Digirail’s working group for infrastructure information handles and resolves issues related to infrastructure information. There are currently several entities in process, including matters regarding ATO and ETCS. How are infrastructure information issues dealt with in practice?  How has the work been progressing so far? Into what kind of subsets has the infrastructure information been divided?

An infrastructure information working group has started its work at Digirail, and the group’s objective is to address and resolve issues that deal with infrastructure information. The group met for the first time in March. Among the participants are experts from Fintraffic and the Finnish Transport Infrastructure Agency, and the ATO project (automatic train operation) has also added an expert from HSL to the group.

“Our goal is to find out where, how and by whom infrastructure information is to be managed in the future. The work has had a good start, as everyone in the working group shares the view that there is a lot to do in this area and that timely, reliable and easily integrated infrastructure information is important for success,” says Maija Kärki who leads the group.

In practice, the group identifies and documents business needs for the development of infrastructure information, considers and escalates risks around infrastructure information, and collects and examines key quality requirements. Feedback and observations are collected on the basis of the results. The group prepares decisions for processing by Digirail panels and communicates changes and developments to stakeholders.

The infrastructure information is processed in subsets

As the main entities, the working group will address, among other things, what type of infrastructure information the control command and signalling system, external controllers and other external equipment require, how to ensure that ATO receives the necessary infrastructure information at the necessary level of accuracy, and how the future TMS development will obtain the necessary infrastructure information in order to succeed.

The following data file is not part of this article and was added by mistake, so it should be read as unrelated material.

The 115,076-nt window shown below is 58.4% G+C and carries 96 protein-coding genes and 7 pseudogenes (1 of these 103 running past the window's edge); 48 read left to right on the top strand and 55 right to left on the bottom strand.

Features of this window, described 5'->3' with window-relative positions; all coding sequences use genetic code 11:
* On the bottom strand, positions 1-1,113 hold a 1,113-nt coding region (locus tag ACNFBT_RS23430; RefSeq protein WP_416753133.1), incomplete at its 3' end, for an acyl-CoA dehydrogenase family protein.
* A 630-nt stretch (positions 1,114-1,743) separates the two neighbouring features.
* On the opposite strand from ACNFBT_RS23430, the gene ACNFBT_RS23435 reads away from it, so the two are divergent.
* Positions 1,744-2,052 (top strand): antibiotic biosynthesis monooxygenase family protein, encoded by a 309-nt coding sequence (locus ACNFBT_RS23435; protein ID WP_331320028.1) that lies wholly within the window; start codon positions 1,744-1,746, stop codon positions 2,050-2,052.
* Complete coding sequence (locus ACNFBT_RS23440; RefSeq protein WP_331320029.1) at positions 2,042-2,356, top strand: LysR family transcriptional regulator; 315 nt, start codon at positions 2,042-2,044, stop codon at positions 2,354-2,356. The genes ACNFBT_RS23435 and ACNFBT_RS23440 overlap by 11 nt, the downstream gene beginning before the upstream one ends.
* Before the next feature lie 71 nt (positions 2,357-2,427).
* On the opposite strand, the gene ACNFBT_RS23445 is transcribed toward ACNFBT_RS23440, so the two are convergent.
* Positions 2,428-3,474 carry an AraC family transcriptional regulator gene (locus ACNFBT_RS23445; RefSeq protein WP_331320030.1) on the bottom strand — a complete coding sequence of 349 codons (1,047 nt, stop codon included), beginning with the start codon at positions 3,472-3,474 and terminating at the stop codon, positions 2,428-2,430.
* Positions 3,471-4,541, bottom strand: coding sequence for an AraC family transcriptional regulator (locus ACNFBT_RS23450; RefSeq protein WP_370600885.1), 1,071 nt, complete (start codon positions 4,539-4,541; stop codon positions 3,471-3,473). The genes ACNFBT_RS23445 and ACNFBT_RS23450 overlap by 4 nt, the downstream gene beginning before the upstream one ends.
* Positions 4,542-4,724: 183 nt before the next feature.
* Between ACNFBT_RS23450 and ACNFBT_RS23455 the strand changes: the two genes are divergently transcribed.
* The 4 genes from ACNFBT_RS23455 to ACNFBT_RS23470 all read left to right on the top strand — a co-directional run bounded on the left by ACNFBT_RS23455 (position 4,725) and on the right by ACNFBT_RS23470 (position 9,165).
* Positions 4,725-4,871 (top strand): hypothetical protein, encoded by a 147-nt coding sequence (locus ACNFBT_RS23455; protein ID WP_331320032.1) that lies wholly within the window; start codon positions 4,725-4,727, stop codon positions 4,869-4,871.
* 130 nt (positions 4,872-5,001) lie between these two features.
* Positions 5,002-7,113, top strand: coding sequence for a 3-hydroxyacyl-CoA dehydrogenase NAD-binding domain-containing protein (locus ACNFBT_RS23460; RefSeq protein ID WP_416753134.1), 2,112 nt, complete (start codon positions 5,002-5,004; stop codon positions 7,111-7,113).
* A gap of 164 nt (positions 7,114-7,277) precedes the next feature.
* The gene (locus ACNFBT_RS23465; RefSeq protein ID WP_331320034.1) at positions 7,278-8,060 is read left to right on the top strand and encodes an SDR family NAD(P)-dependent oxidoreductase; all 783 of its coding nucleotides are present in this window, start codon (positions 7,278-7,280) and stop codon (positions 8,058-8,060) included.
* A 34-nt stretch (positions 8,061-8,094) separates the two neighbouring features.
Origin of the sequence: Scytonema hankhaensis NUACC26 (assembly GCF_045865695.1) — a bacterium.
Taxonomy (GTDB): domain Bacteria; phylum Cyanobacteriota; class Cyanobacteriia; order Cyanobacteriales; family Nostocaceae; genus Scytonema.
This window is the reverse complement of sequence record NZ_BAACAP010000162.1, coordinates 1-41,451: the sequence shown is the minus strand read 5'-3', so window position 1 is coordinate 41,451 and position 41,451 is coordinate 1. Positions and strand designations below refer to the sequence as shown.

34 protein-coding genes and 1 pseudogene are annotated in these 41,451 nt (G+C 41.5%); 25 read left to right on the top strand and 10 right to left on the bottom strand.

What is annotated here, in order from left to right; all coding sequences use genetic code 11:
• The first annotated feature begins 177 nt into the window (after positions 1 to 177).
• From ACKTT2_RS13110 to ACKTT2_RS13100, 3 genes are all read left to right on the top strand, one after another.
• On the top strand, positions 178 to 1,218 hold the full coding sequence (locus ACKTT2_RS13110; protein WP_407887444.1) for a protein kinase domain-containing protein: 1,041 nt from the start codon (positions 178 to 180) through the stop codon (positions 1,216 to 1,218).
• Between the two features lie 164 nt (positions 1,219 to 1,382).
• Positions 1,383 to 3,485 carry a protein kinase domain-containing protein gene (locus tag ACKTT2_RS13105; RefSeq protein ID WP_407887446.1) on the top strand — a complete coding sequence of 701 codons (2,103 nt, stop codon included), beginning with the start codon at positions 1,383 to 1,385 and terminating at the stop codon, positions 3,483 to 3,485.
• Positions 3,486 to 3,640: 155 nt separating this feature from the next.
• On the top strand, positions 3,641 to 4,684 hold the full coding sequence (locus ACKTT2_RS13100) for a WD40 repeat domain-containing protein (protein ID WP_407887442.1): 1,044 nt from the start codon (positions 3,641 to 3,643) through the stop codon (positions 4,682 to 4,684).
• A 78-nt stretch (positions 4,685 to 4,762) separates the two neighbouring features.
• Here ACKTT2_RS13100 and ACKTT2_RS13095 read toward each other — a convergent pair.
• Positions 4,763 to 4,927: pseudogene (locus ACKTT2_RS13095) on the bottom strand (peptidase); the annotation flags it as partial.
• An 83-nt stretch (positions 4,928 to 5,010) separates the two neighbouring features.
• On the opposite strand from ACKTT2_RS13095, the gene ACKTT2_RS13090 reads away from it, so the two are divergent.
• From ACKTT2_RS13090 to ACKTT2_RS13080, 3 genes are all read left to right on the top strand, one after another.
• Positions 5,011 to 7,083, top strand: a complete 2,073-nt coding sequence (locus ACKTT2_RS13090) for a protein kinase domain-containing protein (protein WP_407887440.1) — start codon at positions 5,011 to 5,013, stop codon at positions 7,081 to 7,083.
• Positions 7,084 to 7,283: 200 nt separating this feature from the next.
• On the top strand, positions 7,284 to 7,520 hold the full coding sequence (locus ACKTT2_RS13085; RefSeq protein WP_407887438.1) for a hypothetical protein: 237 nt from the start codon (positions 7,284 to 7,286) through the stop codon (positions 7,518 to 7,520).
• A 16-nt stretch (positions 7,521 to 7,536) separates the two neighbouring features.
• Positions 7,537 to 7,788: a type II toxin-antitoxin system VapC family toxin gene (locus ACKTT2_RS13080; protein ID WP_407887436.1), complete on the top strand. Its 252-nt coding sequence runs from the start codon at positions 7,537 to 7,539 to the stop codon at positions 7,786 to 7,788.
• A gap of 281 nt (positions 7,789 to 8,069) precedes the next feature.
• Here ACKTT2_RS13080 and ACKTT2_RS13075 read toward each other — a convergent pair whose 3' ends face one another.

“Currently, both ETCS (European Train Control System) and ATO need infrastructure information for their information systems, but it is not yet clear to us what requirements suppliers and security objectives impose on infrastructure information and their creation and maintenance processes,” says Kärki.

Another major entity is also the enterprise architecture. It aims to break the infrastructure information into subsets that are easier to process. The present state and desired state is then defined for the subsets as well as the means for reaching the target. To date, the enterprise architecture is divided into 12 different entities, i.e. so-called main information groups: track, track network, geometry, area data, fixed work areas, speed limit ranges, monitoring equipment, safety equipment, railway yard services, electrification, signs and markings, and more.

“The infrastructure information as a whole is so extensive that we need to be able to handle it in parts. The main information groups make it easier for us, for example, to determine the information to which the security objectives relate, the information that future development work requires and the infrastructure information that we can currently say is functioning sufficiently well, so that we do not need to think about it right now.”